Travellers' Tales: Salter Fell

Salter Fell is crossed by a remote-feeling gravel track
Paul McKearney rode this great gravel track in the Forest of Bowland last June

Leaving Lancaster, I rode up the Lune Valley towards Hornby. A right turn at Roeburndale Road took me up to High Salter Farm where the track begins. Ingleborough, Whernside and Pen-y-ghent looked magnificent in the early summer sunshine. Ahead, the white gravel track was flat at first but stretched up and away, winding its way over Salter Fell.

Westward, a helicopter rose menacingly above the high Bowland ridge, quartering Wolfhole Crag and Ward’s Stone before disappearing behind Blanch Fell. I stopped near the summit. The course of a Roman road feeds in nearby, veering down the valley to the north. The easy riding continued but my rear wheel slipped on a short steep section of loose scree.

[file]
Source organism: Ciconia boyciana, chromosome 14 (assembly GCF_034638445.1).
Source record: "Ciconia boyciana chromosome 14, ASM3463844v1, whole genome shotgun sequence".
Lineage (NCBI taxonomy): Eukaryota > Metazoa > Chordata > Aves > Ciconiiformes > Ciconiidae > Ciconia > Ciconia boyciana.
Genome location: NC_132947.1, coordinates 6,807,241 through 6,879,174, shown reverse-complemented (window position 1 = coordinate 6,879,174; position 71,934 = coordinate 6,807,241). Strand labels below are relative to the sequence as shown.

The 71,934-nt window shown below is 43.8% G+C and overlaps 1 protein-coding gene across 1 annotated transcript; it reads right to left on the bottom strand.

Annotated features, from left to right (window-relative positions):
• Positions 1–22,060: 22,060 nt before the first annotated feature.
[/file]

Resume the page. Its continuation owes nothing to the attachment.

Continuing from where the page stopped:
Then I crossed a great divide. Fewer sheep and an abundance of gorse and heather indicated grouse shooting country. The becks now fed the River Ribble, not the Lune. Tractor-tyregouged craters with festering muddyblack water made the going trickier. I pushed until I came to a west-leading track that accessed an impressively rustic hunting lodge beside Baxton Hill.

Back on the bike, deceptive false flats led to a sweeping descent to the Upper Ribble Valley. I could see the distinctive features of Pendle Hill in the distance, and marker posts for the Witches 400 trail guided me. A squadron of RAF jets roared over Croasdale Fell, hugging the terrain in camera-defying passes of the valley.

I descended on ochre-tinged gravel, passing a dutiful RSPB warden keeping a protective vigil. A relaxed cruise towards Slaidburn brought an unfamiliar sight: tarmac. Completing the off-road crossing took two hours twenty minutes. I had plenty of light left for a delightful warm-down ride home through the Trough of Bowland.

More at Paul’s blog.